But there was more at work than the arrogance of an earl in Stephen's time of fortified castles. The prior of Wymundham had run scant of money, and had taken the liberty of making away with some of the valuables of the priorate. He was of the supple order of cleric, and contrived when the abbot of St.Albans, his superior, heard of the larceny, to make it appear that the proceedings were by order of the lord of the manor, the earl of Arundel. This he cunningly thought would of itself prevent all attempt at inquiry.

Abbot Robert recognised how matters really stood, having had much experience of monkery, and duty was clear to him. He set out with a company of clerics from Hertfordshire to see for himself. Before reaching Wymundham he was met by some of the prior's agents, who said that the cella was in possession of the earl's men, and that by the earl's command the abbot should have no lodging there. Abbot Robert could not sleep outside. He and his thirty or forty of a company must have something done for them. Hospitality was the monastic privilege and duty, and how much more to their own head, the abbot. Meantime, something alarming had occurred, probably by the instigation of the prior, at his wits' end. The abbot's cook, who had gone on in front to prepare food, was attacked and driven back on the main body, with the loss of his baggage of pots and kettles; and it was only by the highest flutter of monkish garments that the earl's minions, or the prior's, could be frightened from their savoury prey. At this point the prior in person appears on the scene. With him came Henry of Gorham and Richard de Sancto Claro. The abbot must be resisted if he should attempt entrance.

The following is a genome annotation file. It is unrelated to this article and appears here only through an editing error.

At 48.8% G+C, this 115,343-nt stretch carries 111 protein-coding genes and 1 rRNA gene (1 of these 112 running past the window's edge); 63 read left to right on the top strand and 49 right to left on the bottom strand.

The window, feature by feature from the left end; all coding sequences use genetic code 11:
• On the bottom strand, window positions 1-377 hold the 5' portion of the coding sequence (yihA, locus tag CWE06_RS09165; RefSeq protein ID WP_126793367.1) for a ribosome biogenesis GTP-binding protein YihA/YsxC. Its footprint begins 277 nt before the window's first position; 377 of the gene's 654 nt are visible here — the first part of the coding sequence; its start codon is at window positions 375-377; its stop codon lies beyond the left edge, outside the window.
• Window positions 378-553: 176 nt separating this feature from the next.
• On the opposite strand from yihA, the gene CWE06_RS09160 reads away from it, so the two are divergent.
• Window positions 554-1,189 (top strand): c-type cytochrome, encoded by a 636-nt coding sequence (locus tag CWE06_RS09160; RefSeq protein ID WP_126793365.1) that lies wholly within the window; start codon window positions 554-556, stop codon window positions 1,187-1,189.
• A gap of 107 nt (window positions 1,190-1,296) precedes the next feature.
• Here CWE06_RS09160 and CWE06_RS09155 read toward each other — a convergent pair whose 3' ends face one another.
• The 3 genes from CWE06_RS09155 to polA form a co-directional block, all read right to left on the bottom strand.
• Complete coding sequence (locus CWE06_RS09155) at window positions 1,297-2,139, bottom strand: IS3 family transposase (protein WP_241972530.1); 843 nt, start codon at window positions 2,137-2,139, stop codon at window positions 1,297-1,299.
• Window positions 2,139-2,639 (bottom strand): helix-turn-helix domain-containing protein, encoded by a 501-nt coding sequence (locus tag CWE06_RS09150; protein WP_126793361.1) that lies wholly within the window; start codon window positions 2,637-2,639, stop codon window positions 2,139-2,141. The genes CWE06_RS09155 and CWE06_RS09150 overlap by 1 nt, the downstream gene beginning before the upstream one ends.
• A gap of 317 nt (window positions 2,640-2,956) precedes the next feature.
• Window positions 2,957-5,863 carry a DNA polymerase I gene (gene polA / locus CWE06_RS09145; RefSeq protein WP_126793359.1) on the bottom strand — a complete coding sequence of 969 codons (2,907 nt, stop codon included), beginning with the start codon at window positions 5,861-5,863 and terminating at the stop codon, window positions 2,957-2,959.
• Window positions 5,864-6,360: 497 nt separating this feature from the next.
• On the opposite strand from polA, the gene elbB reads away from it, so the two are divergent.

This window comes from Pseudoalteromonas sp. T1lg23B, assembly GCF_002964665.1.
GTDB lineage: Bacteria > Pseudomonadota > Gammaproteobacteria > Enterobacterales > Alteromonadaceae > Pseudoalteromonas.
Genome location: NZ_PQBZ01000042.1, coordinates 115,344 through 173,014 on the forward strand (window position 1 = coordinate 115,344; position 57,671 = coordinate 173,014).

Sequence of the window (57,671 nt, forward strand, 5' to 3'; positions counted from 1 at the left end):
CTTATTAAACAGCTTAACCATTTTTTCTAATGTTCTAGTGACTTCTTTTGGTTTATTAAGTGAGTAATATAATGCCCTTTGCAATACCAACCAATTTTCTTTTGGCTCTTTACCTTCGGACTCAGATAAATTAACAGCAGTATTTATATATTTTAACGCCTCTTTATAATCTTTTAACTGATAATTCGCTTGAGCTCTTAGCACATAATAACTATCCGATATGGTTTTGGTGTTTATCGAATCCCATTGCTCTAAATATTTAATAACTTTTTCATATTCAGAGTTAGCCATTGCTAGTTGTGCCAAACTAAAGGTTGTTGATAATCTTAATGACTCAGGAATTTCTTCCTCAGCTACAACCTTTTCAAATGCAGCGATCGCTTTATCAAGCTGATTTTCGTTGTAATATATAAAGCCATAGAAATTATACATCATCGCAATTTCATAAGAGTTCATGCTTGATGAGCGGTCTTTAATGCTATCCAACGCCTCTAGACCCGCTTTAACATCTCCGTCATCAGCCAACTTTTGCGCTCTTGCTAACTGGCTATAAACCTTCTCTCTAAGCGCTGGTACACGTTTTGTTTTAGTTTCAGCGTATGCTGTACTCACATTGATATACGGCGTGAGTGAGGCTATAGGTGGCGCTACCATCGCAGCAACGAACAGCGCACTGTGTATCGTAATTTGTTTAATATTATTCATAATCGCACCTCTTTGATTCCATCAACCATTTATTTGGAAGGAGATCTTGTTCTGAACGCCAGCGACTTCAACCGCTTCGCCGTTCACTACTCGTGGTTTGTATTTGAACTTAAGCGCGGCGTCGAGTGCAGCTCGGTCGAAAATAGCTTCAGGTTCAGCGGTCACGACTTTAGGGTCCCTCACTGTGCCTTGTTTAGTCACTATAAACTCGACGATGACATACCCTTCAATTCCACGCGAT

It became serious, even to fears of martyrdom; and though Robert did not shrink an inch, he was willing to make some compromise. His company might go to Norwich to find shelter, but he himself would sleep at all hazards in that cella of his own. The prior, Henry of Gorham, and Richard Sinclair had better go and tell the earl what was done, and that he was prepared to meet him next day at Norwich for any explanation on either side. Immediately on this treaty Abbot Robert went forward, pressed through angry soldiers, without active opposition, and did sleep in his own cella.

The ambassadors arranged the meeting rightly, and the abbot and the earl had their tug of war. ‘What business have you on my lands with your company ? Your right is to lodge yourself there for a night and pass on; the priorate is my affair’. So the earl, but he was not match in logic for the abbot. ‘As head of St.Alban's monastery, I and my company, large or small, can visit or stay when and as long as I choose, without any reference to the lord of the manor’. But if he gained his point he did not go much farther. His sagacity told him that with an earl so violent, and a prior so shifty, too close inquisition were not desirable. He departed, and found the credit of bearding Arundel worth his considerable journey.